Bus Travel In The Us An Overview For Visitors

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Bus travel takes a different role in the car-driven culture of the United States than it does in most countries. Because the area of the US is so vast, flying is often the most attractive transportation option for traveling between cities and can be priced quite competitively when factoring in time and convenience. For shorter distances driving is usually the first choice for US domestic travelers. However, for routes that are under five or six hours, the bus is almost always the most economical and often the most convenient form of travel. Furthermore, as Amtrak (the national rail service) continues to see cuts in government funding, bus service is often the only ground transportation option for many destinations. Visitors who are planning to stick to major cities will most likely find having a car to be inconvenient, expensive, and unnecessary. Therefore, taking the bus between destinations is a great option.

Many Americans view traveling by bus with some trepidation, and, whether deserved or not, bus service in the US often has the reputation of being rather basic. In truth, the level of service varies greatly among bus carriers. Some carriers, like LuxBus in California or Transfloridian in Florida, offer deluxe buses and feature services that are rarely even found on airlines today, such as on-board entertainment and complimentary food and beverage service. Still, standard bus service is generally more on the budget level and offers few amenities. Food options are more likely to be a ten minute stop at a roadside fast food restaurant than on-board meal service.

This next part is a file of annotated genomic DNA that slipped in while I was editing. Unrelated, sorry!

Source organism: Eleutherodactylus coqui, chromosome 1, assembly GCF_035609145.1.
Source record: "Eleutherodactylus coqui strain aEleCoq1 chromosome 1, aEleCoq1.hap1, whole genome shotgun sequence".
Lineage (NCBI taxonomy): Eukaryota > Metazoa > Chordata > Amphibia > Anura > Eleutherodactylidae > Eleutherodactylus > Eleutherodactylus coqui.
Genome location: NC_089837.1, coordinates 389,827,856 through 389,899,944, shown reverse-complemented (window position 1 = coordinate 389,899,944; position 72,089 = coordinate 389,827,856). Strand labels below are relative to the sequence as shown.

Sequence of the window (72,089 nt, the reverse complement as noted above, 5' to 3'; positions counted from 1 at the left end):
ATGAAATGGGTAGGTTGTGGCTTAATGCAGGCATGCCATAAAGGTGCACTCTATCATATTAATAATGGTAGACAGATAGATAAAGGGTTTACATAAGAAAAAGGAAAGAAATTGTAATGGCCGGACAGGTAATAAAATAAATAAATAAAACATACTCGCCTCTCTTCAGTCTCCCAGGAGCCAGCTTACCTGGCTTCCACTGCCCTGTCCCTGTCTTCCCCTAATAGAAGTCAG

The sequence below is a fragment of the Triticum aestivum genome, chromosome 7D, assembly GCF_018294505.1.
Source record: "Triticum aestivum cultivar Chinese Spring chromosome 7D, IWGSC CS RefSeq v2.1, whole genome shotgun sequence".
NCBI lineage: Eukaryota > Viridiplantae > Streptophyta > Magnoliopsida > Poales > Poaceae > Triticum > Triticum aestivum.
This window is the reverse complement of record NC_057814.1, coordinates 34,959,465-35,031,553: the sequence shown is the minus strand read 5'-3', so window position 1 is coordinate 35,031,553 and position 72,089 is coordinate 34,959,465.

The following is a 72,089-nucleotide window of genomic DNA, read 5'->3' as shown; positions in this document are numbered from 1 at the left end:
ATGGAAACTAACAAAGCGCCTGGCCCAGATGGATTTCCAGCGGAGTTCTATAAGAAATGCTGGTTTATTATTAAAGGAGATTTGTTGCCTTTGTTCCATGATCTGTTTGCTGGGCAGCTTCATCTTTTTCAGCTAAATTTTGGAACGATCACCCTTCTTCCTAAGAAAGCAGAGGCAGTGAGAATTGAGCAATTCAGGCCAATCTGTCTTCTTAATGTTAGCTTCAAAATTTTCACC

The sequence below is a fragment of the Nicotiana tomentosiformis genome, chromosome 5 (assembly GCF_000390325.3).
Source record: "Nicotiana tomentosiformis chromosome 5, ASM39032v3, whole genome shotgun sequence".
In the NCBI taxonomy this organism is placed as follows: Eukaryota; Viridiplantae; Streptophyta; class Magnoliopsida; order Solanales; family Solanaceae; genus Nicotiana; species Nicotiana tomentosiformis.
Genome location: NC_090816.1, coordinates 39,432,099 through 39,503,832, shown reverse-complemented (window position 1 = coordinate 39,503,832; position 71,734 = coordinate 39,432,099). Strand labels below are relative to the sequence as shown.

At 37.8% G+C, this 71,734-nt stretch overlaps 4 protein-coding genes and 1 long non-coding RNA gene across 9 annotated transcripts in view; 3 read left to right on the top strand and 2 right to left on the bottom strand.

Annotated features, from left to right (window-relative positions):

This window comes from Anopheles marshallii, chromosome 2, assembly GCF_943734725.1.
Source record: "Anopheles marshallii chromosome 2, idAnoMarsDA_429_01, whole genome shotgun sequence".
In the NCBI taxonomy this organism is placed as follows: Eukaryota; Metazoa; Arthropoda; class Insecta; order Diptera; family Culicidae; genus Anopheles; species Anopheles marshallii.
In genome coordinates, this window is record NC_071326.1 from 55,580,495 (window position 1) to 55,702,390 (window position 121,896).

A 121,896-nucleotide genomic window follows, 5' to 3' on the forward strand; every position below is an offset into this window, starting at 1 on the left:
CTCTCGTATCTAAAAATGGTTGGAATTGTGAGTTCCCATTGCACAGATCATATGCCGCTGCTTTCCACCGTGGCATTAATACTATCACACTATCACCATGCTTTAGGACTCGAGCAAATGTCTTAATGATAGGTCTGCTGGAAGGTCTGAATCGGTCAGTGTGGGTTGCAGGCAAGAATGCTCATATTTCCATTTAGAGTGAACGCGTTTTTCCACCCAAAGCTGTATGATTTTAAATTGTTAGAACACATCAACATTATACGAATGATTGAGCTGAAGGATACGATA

The bus industry in the United States is dominated by Greyhound, which is the only remaining nationwide bus carrier. Several other companies such as Trailways and Coach USA are made up of independently owned bus companies that share marketing functions and branding. In addition there are several strong regional players in the bus industry. While these companies compete with Greyhound, they often end up sharing service on routes that do not have enough traffic to sustain two carriers. This is similar to “code sharing” in the airline industry.

The most recent development in the U.S. bus industry has been the “Chinatown bus” phenomenon. Several years ago a few enterprising business people in New York’s Chinatown started running buses from Chinatown in NY to Chinatown in Boston, charging less than half of what traditional bus companies did and a fraction of what it cost to take the train or fly. They targeted Asian immigrants who wanted to shop or visit relatives and needed inexpensive and convenient transportation. Although the buses were modern and comfortable, the service was bare bones


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